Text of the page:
CANADA FX DEBT-C$ strengthens in commodity-linked rally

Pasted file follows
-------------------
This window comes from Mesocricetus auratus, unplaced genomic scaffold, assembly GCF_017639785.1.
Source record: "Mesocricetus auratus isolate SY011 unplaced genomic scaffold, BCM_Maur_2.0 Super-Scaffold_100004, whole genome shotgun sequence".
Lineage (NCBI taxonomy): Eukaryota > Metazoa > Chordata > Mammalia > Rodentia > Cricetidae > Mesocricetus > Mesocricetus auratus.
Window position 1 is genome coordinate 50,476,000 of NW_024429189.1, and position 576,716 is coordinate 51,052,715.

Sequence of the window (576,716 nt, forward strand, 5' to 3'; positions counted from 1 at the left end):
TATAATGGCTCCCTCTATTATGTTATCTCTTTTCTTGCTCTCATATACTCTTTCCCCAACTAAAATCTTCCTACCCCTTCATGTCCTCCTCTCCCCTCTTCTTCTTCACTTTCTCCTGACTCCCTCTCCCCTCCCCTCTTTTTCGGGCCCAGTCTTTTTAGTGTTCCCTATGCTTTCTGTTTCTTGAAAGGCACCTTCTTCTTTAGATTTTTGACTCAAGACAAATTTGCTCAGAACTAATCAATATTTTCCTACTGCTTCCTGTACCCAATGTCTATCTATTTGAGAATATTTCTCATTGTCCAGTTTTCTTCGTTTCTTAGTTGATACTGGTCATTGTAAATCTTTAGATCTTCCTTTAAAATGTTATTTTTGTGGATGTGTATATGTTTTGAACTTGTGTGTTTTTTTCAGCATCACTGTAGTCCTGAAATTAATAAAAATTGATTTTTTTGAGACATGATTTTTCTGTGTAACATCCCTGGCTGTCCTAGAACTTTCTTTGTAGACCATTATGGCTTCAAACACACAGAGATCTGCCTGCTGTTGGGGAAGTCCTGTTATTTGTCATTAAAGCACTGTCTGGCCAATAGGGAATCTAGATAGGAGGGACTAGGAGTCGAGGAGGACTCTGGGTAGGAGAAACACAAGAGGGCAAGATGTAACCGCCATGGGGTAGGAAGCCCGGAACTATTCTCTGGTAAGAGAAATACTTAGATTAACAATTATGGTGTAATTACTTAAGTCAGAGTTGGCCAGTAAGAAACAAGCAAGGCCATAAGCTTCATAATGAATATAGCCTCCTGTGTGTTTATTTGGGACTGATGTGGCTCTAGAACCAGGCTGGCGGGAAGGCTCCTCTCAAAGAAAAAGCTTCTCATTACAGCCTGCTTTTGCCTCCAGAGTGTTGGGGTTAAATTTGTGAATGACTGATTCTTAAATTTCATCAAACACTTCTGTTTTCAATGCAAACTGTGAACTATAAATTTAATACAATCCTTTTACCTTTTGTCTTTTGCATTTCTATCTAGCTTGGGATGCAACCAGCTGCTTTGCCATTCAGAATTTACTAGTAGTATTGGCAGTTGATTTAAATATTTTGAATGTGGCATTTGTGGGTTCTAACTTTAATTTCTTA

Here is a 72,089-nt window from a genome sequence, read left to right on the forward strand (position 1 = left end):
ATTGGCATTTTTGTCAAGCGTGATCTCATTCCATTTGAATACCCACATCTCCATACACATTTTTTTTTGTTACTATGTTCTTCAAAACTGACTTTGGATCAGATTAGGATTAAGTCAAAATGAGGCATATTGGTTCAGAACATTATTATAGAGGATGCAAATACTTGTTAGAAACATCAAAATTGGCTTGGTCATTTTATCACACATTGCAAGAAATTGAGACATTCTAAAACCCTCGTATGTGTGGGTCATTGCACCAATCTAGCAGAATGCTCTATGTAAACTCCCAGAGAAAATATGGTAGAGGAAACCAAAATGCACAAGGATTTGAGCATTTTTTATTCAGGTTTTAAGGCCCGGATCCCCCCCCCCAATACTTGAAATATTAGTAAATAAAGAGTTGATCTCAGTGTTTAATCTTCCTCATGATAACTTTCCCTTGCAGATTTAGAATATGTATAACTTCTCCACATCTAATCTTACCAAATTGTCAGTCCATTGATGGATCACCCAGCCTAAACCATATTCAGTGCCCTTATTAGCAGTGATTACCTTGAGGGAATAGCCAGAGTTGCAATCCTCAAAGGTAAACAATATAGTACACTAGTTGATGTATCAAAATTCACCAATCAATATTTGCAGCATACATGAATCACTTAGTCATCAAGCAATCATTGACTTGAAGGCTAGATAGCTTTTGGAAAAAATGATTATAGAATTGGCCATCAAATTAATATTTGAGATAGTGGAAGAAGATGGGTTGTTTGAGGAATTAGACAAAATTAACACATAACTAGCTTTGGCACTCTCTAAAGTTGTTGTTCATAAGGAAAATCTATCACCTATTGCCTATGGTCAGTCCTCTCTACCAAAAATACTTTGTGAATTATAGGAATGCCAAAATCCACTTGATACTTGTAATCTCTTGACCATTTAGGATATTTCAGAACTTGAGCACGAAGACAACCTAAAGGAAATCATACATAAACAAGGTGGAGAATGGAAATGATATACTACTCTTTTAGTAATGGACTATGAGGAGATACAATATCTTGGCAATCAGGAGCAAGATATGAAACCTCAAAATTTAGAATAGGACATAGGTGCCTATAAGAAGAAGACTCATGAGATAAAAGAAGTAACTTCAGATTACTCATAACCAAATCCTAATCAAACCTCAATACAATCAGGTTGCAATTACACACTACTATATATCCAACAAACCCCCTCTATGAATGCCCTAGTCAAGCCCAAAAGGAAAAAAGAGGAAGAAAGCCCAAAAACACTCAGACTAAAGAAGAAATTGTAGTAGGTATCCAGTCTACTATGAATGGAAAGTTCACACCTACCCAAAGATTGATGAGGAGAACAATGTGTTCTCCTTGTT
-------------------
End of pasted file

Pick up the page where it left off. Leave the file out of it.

* Canadian dollar at C$1.2207, or 81.92 U.S. cents * Bond prices lower across the maturity curve By Alastair Sharp TORONTO, June 10 (Reuters) - The Canadian dollar strengthened further against its U.S. counterpart on Wednesday, boosted by a rise on oil prices as volatility in currency markets favored the commodity-linked loonie. Also putting pressure on the greenback, the Japanese yen soared after the country's central bank chief called it "very weak." The Canadian and Australian dollars both gained 1 percent against the U.S. currency on oil gains. Crude rose after a report of falling U.S. inventories and signs that U.S. oil production growth was leveling off after several years of very sharp increases. "It's creating an environment whereby currencies, most noticeably commodity-bloc currencies, are gaining quite substantially," said Jack Spitz, managing director of foreign exchange at National Bank Financial. The Canadian dollar was at C$1.2207 to the greenback, or 81.92 U.S. cents, by mid-morning, stronger than Tuesday's close of C$1.2346, or 81.00 U.S. cents. At one point almost touching C$1.22, the loonie was at its strongest level since May 22. Spitz said that with stops below C$1.23 triggered, a move toward the late-May low of C$1.2175 or even to C$1.20 was possible. "It may be short-lived," he said. "It's really going to depend on whether or not crude pricing, or commodity pricing in general, maintains some momentum to its current bid." Canadian government bond prices were weaker across the maturity curve, with the two-year down 2 Canadian cents to yield 0.675 percent and the benchmark 10-year down 15 Canadian cents to yield 1.897 percent. (Editing by Lisa Von Ahn)
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